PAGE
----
The regulation of translation provides a mechanism to control not only the abundance of proteins, but also the precise time and subcellular location that they are synthesized. Much of what is known concerning the molecular basis for translational control has been gleaned from experiments (e.g., luciferase assays and polysome analysis) that measure average changes in the protein synthesis of a population of cells, however, mechanistic insights can be obscured in ensemble measurements. The development of fluorescent microscopy techniques and reagents has allowed translation to be studied within its cellular context. Here we highlight recent methodologies that can be used to study global changes in protein synthesis or regulation of specific mRNAs in single cells. Imaging of translation has provided direct evidence for local translation of mRNAs at synapses in neurons and will become an important tool for studying translational control.
"This often involves several levels of control , including transcriptional regulation (e.g., control of gene expression), post-transcriptional regulation (e.g., regulation of mRNA stability) and modulation of protein levels (e.g., regulation of protein stability). Diverse and complementary experimental approaches have been developed to monitor these parameters, including reporter gene assays to track changes in transcriptional activation at a given promoter (Roura et al., 2013; van Rossum et al., 2013; Khan et al., 2014), quantitative real-time PCR (qPCR) and expression microarrays to measure the relative levels of mRNA transcripts (Skrzypski, 2008; Gorreta et al., 2012), and western blot analysis and fluorescent imaging techniques to measure changes in protein abundance over time (Wiechert et al., 2007; Chao et al., 2012). Though a comprehensive discussion of these techniques is beyond the scope of this review, the interested reader is referred to several recent reviews (Wilkins, 2009; van Rossum et al., 2013). "
[Show abstract][Hide abstract] ABSTRACT: To better understand how cells sense and respond to their environment, it is important to understand the organization and regulation of the phosphorylation networks that underlie most cellular signal transduction pathways. These networks, which are composed of protein kinases, protein phosphatases and their respective cellular targets, are highly dynamic. Importantly, to achieve signaling specificity, phosphorylation networks must be regulated at several levels, including at the level of protein expression, substrate recognition, and spatiotemporal modulation of enzymatic activity. Here, we briefly summarize some of the traditional methods used to study the phosphorylation status of cellular proteins before focusing our attention on several recent technological advances, such as protein microarrays, quantitative mass spectrometry, and genetically-targetable fluorescent biosensors, that are offering new insights into the organization and regulation of cellular phosphorylation networks. Together, these approaches promise to lead to a systems-level view of dynamic phosphorylation networks.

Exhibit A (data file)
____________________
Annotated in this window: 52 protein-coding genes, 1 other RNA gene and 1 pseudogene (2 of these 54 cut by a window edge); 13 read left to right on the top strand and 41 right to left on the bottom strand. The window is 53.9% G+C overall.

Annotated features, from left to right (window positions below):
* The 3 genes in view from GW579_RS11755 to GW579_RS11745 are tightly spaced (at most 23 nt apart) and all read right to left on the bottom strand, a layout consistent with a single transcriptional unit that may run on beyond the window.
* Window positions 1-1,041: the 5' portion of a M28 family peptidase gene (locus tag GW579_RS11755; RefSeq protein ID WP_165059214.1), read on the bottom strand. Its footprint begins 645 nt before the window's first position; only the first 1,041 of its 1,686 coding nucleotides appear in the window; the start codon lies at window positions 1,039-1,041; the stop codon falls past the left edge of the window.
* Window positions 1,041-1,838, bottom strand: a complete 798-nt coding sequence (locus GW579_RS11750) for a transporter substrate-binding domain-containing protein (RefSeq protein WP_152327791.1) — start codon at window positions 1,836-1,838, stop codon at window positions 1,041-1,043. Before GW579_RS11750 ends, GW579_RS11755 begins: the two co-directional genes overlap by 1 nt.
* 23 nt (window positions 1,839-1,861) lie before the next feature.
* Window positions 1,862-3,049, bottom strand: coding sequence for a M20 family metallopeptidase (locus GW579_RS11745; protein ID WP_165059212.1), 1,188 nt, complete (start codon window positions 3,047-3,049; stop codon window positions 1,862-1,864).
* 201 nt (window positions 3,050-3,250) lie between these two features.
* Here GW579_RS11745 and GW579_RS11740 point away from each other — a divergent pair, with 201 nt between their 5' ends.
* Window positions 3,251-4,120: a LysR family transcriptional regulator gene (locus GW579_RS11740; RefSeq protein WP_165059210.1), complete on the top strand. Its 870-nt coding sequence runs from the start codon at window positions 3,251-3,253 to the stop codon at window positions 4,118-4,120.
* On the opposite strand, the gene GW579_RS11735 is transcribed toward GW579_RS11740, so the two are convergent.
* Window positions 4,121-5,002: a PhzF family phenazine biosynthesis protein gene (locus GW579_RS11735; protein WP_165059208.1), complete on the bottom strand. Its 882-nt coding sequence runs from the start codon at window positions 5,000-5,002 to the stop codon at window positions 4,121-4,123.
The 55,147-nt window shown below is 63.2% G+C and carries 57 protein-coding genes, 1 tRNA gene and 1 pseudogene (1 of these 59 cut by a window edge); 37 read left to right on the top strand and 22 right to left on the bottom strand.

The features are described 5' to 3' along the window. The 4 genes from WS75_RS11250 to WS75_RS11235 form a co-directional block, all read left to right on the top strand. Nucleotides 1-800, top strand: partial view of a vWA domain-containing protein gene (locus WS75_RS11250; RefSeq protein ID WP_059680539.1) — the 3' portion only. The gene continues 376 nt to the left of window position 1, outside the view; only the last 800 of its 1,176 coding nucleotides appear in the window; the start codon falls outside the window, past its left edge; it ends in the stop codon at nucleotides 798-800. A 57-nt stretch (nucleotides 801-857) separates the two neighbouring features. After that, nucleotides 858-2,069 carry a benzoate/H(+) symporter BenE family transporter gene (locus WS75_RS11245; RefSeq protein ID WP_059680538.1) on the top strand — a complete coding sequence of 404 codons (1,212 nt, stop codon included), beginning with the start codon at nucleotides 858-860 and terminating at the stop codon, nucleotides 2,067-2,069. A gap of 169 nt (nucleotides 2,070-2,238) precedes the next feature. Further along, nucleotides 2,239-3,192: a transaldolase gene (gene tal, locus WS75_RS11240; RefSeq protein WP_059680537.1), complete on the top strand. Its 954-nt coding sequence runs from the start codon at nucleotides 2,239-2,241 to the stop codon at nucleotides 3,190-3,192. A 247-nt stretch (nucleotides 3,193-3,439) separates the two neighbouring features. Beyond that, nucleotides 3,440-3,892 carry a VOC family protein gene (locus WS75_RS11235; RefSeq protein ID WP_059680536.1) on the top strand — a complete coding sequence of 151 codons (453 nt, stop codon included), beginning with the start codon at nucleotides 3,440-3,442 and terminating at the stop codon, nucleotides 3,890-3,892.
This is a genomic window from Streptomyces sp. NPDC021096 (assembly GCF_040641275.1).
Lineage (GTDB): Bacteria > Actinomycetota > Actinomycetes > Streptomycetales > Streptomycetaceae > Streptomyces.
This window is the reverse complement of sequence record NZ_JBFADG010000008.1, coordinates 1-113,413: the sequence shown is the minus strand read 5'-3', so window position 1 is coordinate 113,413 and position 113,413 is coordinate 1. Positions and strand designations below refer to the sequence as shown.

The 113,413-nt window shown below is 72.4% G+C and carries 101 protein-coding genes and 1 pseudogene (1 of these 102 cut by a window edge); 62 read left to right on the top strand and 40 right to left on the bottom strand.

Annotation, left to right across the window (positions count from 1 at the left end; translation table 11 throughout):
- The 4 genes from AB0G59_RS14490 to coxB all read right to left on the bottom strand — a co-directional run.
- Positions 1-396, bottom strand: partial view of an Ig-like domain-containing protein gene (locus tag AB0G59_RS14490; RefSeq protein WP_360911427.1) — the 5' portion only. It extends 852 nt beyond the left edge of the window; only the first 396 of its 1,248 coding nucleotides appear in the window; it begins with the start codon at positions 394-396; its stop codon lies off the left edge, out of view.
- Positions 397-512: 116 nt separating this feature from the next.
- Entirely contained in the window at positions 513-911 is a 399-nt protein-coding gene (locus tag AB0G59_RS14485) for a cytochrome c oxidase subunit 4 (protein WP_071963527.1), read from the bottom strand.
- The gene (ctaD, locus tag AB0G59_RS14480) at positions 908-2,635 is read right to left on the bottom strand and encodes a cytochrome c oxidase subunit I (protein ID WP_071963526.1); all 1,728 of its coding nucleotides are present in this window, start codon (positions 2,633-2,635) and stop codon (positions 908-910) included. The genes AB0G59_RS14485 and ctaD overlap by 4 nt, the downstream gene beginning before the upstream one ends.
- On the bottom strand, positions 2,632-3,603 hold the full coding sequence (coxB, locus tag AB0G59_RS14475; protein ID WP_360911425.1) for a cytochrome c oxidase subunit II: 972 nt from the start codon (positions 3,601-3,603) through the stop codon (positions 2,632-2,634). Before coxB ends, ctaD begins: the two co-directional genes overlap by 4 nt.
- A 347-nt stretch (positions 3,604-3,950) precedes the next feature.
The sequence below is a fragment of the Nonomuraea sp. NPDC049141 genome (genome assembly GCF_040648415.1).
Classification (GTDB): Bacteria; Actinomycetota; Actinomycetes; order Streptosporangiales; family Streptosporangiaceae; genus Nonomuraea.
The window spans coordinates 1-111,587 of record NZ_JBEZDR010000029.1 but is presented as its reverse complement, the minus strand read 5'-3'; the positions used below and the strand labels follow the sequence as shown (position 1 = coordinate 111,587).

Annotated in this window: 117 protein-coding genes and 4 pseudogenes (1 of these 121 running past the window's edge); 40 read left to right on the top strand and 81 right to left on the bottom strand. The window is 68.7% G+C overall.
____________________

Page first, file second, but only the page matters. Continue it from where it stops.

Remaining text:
Frontiers in Genetics 08/2014; 5:263. DOI:10.3389/fgene.2014.00263
[Show abstract][Hide abstract] ABSTRACT: Translational control plays an essential role in the regulation of gene expression. It is especially important in defining the proteome, maintaining homeostasis, and controlling cell proliferation, growth, and development. Numerous disease states result from aberrant regulation of protein synthesis, so understanding the molecular basis and mechanisms of translational control is critical. Here we outline the pathway of protein synthesis, with special emphasis on the initiation phase, and identify areas needing further clarification. Features of translational control are described together with numerous specific examples, and we discuss prospects for future conceptual advances.
Cold Spring Harbor perspectives in biology 12/2012; 4(12). DOI:10.1101/cshperspect.a011528 · 8.68 Impact Factor
[Show abstract][Hide abstract] ABSTRACT: Biological systems present multiple scales of complexity, ranging from molecules to entire populations. Light microscopy is one of the least invasive techniques used to access information from various biological scales in living cells. The combination of molecular biology and imaging provides a bottom-up tool for direct insight into how molecular processes work on a cellular scale. However, imaging can also be used as a top-down approach to study the behavior of a system without detailed prior knowledge about its underlying molecular mechanisms. In this review, we highlight the recent developments on microscopy-based systems analyses and discuss the complementary opportunities and different challenges with high-content screening and high-throughput imaging. Furthermore, we provide a comprehensive overview of the available platforms that can be used for image analysis, which enable community-driven efforts in the development of image-based systems biology.
Cell Communication and Signaling 04/2013; 11(1):24. DOI:10.1186/1478-811X-11-24 · 3.38 Impact Factor
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